Access: Virus TI Snow

Over The Last Decade, The Access Virus has become a new classic in the synthesizer world. The German company’s products have become go-to gear for creators of electronic music, which begs the question, “Why should Guitar Player care?”
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Well, the Virus Snow accepts an audio input, meaning you can run your guitar through it for a whole world of effects that simple stompboxes don’t provide—such as LFO-controlled filters, delays with shifting EQ, white noise-infused chorusing, and much, much more. In addition, MIDI In and Out jacks accept control data from a MIDI foot controller—an important option for guitarists who typically have both hands occupied. So let me walk you through plugging in an ax, and experiencing the Snow’s “white wonderland” of sound.

You can plug the small (11" x 6") Snow synth module right into an amp as a standalone piece of hardware, but I began by running it into a computer via its USB port for several reasons. As part of the Virus TI (Total Integration) series, Snow can run as a plug-in in your DAW, which let me replace my amp with a laptop. Using a computer also allowed me to run the software editor—Control—to construct sounds. Although it is possible to program Snow using its hardware knobs and buttons, and its large LCD screen, it is easier using the software—even if, ultimately, you don’t plan to use a computer. Depending on your previous synth/MIDI experience, negotiating the Snow can be anywhere from relatively painless to a steep learning curve.

I jumped in, plugging a DiMarzio Virtual Vintage-equipped Fernandes solidbody into the Right Mono input. I replaced the module’s oscillators with my guitar signal as the sound source by calling up the FX page of the Control software, and choosing Static from the dropdown input menu. This turned virtually any factory patch into a guitar processor. All the filters, LFOs, and effect settings for that patch were instantly warping my guitar. Turning the Cutoff and Resonance knobs on the Snow interface created some synth-style filter sweeps that excited me enough to delve deeper. I wanted to edit and set up my own sounds, so the next step was to deal with the LFO, Filter, FX, and Matrix pages.

The FX page offers effects such as distortion, chorus, phasing, delay, reverb, and ring modulation. Of course, many of these effects are available in stompboxes or multi-effects processors, but what makes Snow special is that it allows you to easily modify any parameter of these effects through the use of LFOs or envelopes. I could set up a chorus sound that subtly changed speed over four, eight, or even 16 bars. Simply switching a couple of LFOs to Envelope Mode turned two different filters into auto-wahs that simultaneously responded to my attack. But in order to make this magic, I had to enter the Matrix page.

The Snow’s Matrix page offers some of the most intuitive routing I have ever come across. For each of its six Slots, I could choose the Modifier (LFO, Envelope, etc.) from a dropdown menu, and then send it to three destinations. For example, in the first slot, I could have a single LFO sweep a filter, change the depth of the chorus, and alter the decay time of the reverb. If I wanted real-time control, I could set the Modifier slot to a MIDI value, and perform these same parameter changes with a MIDI foot controller’s expression pedal. I could conceivably assign one foot controller to all six slots, and shift up to 18 parameters at once. Another Snow feature— the Atomizer— opened up further realms of sonic exploration. The Atomizer is a looping and slicing tool. Because it was meant for DJs, the looping length only extends to a half note—as based on a tapped in tempo or synched to a DAW—which barely gave me time to get one or two notes in. During that time, however, Snow adds any filters, LFOs, and effects programmed into that patch. Using a keyboard controller, the keys sliced smaller chunks as I moved up the scale, beginning with the half note at E1 (F1=quarter-note, G1=eighth-note, etc.). If I hit D1 on the keyboard while holding down one of the other keys, the Atomizer reversed the loop, while C#1 and D#1 gated it to silence. You could conceivably send momentary MIDI note messages from a foot controller to introduce this effect while playing, but I found that I had more fun recording an ambient loop into a Boss RC-20XL Loop Station, then sending the loop into the Snow. I could now use a MIDI keyboard to add cool glitchstyle effects on the fly—a sound that would normally require hours of chopping and programming in a DAW. This led to a veritable song-inspiration hoedown. Running my ax through this module essentially turned the guitar into a synthesizer— with no pesky add-on pickups or tracking issues. Playing into an amp, there was virtually zero latency. Through a computer, with the Virus handling the DSP load for the effects, I was able to lower the buffer size for low latency there, as well.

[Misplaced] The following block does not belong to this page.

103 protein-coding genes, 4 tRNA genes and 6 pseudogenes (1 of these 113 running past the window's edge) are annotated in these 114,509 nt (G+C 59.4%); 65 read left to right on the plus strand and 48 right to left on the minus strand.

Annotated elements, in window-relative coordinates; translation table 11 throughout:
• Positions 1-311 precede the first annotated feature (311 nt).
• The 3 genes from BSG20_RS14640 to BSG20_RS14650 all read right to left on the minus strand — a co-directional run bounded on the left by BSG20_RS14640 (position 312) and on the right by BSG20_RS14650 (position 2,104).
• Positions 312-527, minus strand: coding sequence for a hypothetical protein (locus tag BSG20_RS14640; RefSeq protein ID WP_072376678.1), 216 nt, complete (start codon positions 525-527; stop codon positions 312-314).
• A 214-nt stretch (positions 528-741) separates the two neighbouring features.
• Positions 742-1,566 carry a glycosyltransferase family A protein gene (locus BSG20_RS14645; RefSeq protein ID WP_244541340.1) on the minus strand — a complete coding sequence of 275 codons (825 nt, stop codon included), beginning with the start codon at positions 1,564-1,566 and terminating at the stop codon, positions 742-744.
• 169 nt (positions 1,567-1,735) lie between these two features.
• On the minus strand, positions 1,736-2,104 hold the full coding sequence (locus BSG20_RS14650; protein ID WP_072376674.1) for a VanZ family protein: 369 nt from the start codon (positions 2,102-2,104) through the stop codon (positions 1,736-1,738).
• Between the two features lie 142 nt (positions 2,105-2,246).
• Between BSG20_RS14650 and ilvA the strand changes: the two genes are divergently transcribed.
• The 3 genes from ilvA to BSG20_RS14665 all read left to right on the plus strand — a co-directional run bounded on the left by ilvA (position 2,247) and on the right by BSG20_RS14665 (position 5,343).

At $1,425 retail/$1,295 street, the Access Virus TI Snow isn’t as inexpensive as a typical guitar multi-effect processor—especially when you add the price of a foot controller or keyboard—but if you are into expanding the tonal and textural boundaries of the guitar, it may be time to put on your galoshes and go play in the Snow.